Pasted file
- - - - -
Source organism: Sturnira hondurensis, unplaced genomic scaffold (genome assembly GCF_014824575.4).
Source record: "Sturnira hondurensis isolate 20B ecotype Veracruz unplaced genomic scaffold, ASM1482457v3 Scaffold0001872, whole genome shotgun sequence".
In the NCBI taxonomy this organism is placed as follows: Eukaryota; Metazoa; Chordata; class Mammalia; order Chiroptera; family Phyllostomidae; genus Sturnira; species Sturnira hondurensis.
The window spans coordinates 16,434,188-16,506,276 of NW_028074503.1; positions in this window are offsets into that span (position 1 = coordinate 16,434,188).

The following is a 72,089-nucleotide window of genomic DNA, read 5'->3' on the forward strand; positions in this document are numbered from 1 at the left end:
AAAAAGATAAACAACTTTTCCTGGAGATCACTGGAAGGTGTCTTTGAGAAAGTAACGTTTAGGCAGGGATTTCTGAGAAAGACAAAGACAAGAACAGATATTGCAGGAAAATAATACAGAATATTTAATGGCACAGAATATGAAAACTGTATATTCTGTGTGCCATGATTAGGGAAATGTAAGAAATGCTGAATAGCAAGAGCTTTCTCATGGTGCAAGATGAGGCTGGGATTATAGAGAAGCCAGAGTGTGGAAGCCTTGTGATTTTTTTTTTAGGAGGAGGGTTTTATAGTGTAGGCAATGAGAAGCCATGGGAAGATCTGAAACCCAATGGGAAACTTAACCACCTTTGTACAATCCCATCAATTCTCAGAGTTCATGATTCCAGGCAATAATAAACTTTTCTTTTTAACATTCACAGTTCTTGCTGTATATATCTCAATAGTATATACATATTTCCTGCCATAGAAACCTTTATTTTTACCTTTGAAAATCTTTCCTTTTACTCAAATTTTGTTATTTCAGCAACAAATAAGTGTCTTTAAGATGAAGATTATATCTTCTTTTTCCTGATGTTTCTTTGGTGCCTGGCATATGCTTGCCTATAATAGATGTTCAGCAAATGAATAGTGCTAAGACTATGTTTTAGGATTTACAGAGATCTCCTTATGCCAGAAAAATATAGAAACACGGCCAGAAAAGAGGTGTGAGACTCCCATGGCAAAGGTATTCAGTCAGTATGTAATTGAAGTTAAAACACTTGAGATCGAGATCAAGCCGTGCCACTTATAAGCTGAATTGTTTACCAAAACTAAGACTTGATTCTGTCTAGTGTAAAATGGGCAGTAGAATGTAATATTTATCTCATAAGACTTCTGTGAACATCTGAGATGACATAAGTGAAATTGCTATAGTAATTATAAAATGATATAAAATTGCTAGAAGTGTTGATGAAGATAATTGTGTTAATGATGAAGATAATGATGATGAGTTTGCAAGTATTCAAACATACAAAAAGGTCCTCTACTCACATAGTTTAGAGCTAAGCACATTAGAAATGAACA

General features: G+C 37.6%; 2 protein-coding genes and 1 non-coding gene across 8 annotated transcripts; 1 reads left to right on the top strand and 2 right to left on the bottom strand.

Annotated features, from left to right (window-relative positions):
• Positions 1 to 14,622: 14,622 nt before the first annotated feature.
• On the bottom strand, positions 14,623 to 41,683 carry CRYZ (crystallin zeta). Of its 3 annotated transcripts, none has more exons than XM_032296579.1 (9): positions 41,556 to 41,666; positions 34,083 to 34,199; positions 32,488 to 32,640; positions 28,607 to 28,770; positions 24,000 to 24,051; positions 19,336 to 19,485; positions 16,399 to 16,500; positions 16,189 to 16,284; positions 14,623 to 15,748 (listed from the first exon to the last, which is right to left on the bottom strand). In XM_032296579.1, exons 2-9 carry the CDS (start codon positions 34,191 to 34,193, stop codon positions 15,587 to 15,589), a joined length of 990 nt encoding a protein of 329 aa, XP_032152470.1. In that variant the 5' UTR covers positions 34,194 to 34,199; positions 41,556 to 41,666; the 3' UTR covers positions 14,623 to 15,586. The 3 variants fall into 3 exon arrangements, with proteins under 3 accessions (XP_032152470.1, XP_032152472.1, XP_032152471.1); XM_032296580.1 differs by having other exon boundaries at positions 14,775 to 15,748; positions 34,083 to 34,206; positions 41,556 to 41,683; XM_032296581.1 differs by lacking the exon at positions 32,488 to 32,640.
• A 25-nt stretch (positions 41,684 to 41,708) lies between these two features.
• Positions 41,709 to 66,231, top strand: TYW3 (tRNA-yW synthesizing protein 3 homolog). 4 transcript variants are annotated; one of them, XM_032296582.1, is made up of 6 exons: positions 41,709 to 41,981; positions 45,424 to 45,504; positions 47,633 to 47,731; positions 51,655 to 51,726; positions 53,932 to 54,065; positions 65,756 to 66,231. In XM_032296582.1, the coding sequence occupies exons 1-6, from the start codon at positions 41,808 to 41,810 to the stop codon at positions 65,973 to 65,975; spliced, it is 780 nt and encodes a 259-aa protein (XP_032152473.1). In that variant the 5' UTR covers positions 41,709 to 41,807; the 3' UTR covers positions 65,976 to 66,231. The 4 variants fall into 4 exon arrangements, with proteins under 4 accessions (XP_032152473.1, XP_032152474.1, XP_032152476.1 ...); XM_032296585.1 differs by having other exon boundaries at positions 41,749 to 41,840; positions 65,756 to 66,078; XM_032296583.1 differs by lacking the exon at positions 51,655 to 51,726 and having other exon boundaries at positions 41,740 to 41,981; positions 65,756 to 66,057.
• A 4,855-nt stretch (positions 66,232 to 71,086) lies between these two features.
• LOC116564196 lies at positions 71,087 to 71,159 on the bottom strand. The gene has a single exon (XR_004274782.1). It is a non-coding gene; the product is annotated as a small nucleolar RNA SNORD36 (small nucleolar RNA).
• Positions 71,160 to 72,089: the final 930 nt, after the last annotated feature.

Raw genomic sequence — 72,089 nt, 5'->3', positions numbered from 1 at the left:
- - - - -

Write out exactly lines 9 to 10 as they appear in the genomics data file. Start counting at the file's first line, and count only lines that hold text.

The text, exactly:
• Positions 1 to 14,622: 14,622 nt before the first annotated feature.
• On the bottom strand, positions 14,623 to 41,683 carry CRYZ (crystallin zeta). Of its 3 annotated transcripts, none has more exons than XM_032296579.1 (9): positions 41,556 to 41,666; positions 34,083 to 34,199; positions 32,488 to 32,640; positions 28,607 to 28,770; positions 24,000 to 24,051; positions 19,336 to 19,485; positions 16,399 to 16,500; positions 16,189 to 16,284; positions 14,623 to 15,748 (listed from the first exon to the last, which is right to left on the bottom strand). In XM_032296579.1, exons 2-9 carry the CDS (start codon positions 34,191 to 34,193, stop codon positions 15,587 to 15,589), a joined length of 990 nt encoding a protein of 329 aa, XP_032152470.1. In that variant the 5' UTR covers positions 34,194 to 34,199; positions 41,556 to 41,666; the 3' UTR covers positions 14,623 to 15,586. The 3 variants fall into 3 exon arrangements, with proteins under 3 accessions (XP_032152470.1, XP_032152472.1, XP_032152471.1); XM_032296580.1 differs by having other exon boundaries at positions 14,775 to 15,748; positions 34,083 to 34,206; positions 41,556 to 41,683; XM_032296581.1 differs by lacking the exon at positions 32,488 to 32,640.